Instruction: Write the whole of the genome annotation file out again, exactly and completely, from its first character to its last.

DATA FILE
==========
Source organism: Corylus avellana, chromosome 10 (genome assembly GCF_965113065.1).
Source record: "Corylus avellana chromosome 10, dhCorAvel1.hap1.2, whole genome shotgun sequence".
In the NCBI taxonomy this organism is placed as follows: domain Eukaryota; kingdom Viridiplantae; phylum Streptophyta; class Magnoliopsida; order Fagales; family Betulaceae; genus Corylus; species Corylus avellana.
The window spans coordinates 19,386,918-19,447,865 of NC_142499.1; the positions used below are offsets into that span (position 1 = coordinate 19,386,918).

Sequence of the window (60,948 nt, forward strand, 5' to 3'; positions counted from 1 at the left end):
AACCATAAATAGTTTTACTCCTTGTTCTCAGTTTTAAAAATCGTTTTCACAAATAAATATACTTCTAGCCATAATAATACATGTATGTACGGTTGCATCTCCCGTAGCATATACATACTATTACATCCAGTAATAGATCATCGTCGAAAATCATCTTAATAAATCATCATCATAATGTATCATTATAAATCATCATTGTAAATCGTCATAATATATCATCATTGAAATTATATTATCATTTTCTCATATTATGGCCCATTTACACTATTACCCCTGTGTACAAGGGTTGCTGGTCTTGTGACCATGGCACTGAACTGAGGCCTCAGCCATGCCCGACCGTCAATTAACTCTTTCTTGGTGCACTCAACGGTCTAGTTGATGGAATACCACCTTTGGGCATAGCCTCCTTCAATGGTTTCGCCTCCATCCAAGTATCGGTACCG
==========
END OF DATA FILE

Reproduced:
Source organism: Corylus avellana, chromosome 10 (genome assembly GCF_965113065.1).
Source record: "Corylus avellana chromosome 10, dhCorAvel1.hap1.2, whole genome shotgun sequence".
In the NCBI taxonomy this organism is placed as follows: domain Eukaryota; kingdom Viridiplantae; phylum Streptophyta; class Magnoliopsida; order Fagales; family Betulaceae; genus Corylus; species Corylus avellana.
The window spans coordinates 19,386,918-19,447,865 of NC_142499.1; the positions used below are offsets into that span (position 1 = coordinate 19,386,918).

Sequence of the window (60,948 nt, forward strand, 5' to 3'; positions counted from 1 at the left end):
AACCATAAATAGTTTTACTCCTTGTTCTCAGTTTTAAAAATCGTTTTCACAAATAAATATACTTCTAGCCATAATAATACATGTATGTACGGTTGCATCTCCCGTAGCATATACATACTATTACATCCAGTAATAGATCATCGTCGAAAATCATCTTAATAAATCATCATCATAATGTATCATTATAAATCATCATTGTAAATCGTCATAATATATCATCATTGAAATTATATTATCATTTTCTCATATTATGGCCCATTTACACTATTACCCCTGTGTACAAGGGTTGCTGGTCTTGTGACCATGGCACTGAACTGAGGCCTCAGCCATGCCCGACCGTCAATTAACTCTTTCTTGGTGCACTCAACGGTCTAGTTGATGGAATACCACCTTTGGGCATAGCCTCCTTCAATGGTTTCGCCTCCATCCAAGTATCGGTACCG